ublic outcry greets uranium mining project in AP
“there is radiation everywhere on earth. Mining in Nalgonda will not increase it.” This comment of S D Prasad, adviser to public sector undertaking Uranium Corporation of India Limited (ucil), typifies the Indian authorities’ insouciant disregard for the impact of uranium mining on human health and the environment. It was with this mindset that officials approached the August 19 public hearings on ucil’s proposed extraction of the radioactive metal from Andhra Pradesh’s (ap) Nalgonda district. Predictably, the local people’s apprehensions were left unaddressed.
The Andhra Pradesh Pollution Control Board had originally planned to organise a single hearing at Peddagattu village, which is located on a remote hillock in Nalgonda. Seemingly, ucil and state government officials wanted to keep attendance to the bare minimum so that they did not have to field uncomfortable questions. But the board was forced to hurriedly arrange another hearing on the same day in the relatively accessible Pedda Adiserapally, (the block development headquarters) after the ap High Court intervened in the matter.
Strong protests marked the meeting at Peddagattu, where the officials failed to come up with satisfactory answers to people’s queries on health hazards posed by the mining activity. In fact, members of the public and civil society groups alleged that ucil tried to furnish misleading facts and figures. The second hearing saw the presence of a large police force. Not only was the people’s movement monitored strictly, they were said to have been stifled. J Rama Rao of Forum for a Better Hyderabad, a non-governmental organisation, asserts: “The entire affair was preconceived and they (the officials) decided not to listen to anyone.”
Significantly, ucil’s fresh bid to mine uranium in Meghalaya was also stiffly resisted. The company’s temporary lease for exploration was recently withdrawn by the northeast state (see: "Keep off!" July 31, 2003).
Controversial project ucil proposes to mine uranium from deposits in Lambapur and Peddagattu villages of Nalgonda district. The company also plans to install a reprocessing unit at Mallapur, about 18 kilometres (km) from the mine site. The identified mines in ap have 11.02 million tonnes of uranium ore, which will be extracted in about 20 years. The total leasehold mining area covers about 527 hectares (ha) and the processing plant is spread over 304 ha. ucil will be spending around Rs 400 crore on the project.
Since February this year, when the state government made ucil’s proposal public, there have been widespread protests against the project. Curiously, after the initial announcement, the state authorities maintained a studied silence on the issue rather than sensitising local people to the health hazards of uranium mining. “The residents have a right to know about the ramifications of the venture,” contended Rao after a visit to the villages. It was only in July that the subject was brought up again when notices regarding the public hearing were published in newspapers.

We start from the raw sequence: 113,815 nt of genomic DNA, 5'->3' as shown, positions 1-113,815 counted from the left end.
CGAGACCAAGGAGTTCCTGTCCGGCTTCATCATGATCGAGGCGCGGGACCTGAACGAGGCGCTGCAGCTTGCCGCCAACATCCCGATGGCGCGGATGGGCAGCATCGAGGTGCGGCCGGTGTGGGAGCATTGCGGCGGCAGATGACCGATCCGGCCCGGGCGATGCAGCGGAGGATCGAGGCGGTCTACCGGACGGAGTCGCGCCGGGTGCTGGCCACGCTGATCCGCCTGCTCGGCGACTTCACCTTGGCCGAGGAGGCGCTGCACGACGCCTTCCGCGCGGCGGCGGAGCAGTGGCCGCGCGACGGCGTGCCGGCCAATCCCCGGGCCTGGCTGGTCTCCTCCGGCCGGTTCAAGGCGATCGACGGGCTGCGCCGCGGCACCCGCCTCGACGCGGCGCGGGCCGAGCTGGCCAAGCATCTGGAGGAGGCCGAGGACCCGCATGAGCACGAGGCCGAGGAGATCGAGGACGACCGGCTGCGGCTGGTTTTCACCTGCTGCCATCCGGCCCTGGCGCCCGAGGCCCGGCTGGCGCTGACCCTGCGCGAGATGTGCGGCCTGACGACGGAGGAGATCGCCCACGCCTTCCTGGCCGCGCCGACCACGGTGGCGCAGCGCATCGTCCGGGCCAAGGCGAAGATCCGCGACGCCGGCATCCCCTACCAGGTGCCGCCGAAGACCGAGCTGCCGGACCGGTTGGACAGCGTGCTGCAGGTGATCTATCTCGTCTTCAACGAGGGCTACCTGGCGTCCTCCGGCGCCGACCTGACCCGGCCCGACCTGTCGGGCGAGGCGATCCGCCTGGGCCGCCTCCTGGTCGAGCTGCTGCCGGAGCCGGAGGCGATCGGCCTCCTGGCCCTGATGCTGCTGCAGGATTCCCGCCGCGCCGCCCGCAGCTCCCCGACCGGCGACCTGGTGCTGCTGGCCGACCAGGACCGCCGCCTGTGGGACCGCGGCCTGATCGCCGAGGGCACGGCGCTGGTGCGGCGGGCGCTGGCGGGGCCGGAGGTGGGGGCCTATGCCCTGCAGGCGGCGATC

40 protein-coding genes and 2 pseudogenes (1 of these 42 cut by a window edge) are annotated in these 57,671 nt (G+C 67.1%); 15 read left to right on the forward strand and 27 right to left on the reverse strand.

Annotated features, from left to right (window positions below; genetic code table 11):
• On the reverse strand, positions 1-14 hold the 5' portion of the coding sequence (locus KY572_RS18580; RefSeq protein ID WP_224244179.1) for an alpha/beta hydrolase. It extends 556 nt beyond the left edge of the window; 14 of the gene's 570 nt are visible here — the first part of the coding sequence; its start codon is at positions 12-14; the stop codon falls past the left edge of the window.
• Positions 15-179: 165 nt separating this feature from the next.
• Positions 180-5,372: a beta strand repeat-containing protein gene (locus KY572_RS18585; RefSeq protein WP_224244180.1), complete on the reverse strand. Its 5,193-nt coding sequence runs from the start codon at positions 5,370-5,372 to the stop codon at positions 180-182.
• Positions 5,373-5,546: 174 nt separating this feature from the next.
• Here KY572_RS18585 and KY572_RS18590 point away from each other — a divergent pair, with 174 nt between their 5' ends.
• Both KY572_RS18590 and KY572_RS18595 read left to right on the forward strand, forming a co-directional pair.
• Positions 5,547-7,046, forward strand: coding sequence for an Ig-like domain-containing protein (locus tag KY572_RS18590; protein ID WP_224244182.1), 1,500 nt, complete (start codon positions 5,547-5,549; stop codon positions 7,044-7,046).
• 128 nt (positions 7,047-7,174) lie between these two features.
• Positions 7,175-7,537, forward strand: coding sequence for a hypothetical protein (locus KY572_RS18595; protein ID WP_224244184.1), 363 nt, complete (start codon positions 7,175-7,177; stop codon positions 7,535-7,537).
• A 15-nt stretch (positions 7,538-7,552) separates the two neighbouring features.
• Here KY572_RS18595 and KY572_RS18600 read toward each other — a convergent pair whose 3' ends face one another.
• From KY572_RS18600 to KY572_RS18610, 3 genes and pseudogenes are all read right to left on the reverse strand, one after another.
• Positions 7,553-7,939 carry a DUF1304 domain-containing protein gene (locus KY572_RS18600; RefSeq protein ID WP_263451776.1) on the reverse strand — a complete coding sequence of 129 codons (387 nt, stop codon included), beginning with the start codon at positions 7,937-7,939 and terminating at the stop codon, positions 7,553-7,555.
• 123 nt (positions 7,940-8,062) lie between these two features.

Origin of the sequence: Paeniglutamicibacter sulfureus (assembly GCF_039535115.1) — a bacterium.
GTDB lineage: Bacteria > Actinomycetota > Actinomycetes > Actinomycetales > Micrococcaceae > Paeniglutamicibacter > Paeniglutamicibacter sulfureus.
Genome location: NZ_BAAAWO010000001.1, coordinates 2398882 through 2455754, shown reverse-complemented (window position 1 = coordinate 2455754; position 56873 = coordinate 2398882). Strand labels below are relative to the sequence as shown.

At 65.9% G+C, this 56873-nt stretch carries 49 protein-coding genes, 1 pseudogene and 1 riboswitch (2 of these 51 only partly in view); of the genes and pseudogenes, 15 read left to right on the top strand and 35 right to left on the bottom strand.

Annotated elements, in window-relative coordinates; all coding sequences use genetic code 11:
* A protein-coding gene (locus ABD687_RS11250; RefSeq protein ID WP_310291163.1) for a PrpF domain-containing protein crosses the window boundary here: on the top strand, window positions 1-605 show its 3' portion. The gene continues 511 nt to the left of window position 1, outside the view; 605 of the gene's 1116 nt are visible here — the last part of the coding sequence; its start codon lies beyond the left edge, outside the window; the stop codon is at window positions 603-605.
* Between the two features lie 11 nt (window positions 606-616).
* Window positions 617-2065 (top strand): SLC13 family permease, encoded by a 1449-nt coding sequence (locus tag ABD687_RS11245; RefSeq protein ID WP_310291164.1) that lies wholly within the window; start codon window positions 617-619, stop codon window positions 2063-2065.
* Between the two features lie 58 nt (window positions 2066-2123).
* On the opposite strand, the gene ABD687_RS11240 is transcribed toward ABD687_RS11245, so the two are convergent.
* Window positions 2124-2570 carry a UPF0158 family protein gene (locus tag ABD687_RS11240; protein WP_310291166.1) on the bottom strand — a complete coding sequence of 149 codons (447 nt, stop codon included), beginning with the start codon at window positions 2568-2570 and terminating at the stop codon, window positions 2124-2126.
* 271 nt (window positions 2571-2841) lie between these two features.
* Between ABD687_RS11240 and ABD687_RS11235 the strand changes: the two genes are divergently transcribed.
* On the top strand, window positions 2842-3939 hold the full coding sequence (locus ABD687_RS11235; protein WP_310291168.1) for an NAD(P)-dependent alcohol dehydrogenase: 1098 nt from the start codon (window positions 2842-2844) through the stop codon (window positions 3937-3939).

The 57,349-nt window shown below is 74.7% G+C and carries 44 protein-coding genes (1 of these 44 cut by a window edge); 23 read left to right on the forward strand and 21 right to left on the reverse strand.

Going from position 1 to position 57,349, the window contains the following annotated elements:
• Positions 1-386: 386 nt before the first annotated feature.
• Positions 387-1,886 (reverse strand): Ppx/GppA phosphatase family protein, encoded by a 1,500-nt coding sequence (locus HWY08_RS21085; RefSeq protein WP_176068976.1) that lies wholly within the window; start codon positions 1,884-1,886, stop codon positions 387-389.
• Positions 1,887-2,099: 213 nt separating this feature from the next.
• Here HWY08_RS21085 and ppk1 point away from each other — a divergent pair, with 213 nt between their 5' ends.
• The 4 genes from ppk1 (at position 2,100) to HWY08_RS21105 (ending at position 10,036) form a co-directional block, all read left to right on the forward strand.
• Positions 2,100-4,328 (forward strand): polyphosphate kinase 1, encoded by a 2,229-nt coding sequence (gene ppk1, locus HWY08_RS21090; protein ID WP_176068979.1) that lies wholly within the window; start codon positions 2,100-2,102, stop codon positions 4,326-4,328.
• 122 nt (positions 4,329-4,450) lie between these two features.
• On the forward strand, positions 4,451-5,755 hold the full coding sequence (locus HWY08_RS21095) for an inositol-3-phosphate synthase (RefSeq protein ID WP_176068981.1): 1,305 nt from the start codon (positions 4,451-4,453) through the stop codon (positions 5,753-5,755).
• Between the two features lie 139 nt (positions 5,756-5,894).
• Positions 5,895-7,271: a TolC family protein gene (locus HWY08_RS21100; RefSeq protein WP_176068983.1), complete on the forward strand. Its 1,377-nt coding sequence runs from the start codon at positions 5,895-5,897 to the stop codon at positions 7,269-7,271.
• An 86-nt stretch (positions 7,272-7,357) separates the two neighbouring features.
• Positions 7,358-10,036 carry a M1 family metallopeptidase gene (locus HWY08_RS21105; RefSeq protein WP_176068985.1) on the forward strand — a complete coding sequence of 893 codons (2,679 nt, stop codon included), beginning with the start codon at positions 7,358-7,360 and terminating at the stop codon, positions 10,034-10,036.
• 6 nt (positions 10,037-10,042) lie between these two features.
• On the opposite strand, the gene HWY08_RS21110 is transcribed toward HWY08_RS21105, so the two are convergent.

Allurements such as employment opportunities were then dangled to win over the residents. “The authorities have told us that Mallapur will be transformed into a mallepuvvu (jasmine) and developed on a par with hi-tech Hyderabad,” says Satyanarayana, a carpenter of the village who is planning to sell his 1.21 ha to the company.
Farcical interface Prasad divulged details of the mining plan in Hindi during the public hearings, but the statement was translated into Telugu for the local people. There was, however, no such provision with regard to ucil’s environmental impact assessment (eia) of the project.
ucil informed the gathering that only a fraction of the area to be acquired would come under forestland. But the fact is that about 445 ha out of the total site area of 527 ha lies in the Yellapuram reserve forest. The buffer zone of the notified Rajiv Gandhi Tiger Sanctuary falls within this belt.
ucil also claimed that ore deposits at the site contained high-grade uranium. But its own eia and environmental management plan dated March 2003 state that the level of the metal is only 0.02 per cent. ucil chairperson and managing director Ramender Gupta astoundingly uses the latter figure to portray the venture as being environmentally sound. “The uranium content in the Nalgonda ore is 0.02 per cent, while that in the mines of other countries like Canada is 2-12 per cent. This translates into lower risks (to human health and the environment in ap).”
Experts charge the company with remaining mum on the fallout from the possible contamination of waterbodies located in the area. It may be noted that the proposed mines are just 1 km from human habitation, hardly 10 km from Nagarjunsagar dam and barely 4 km from Akkampalli reservoir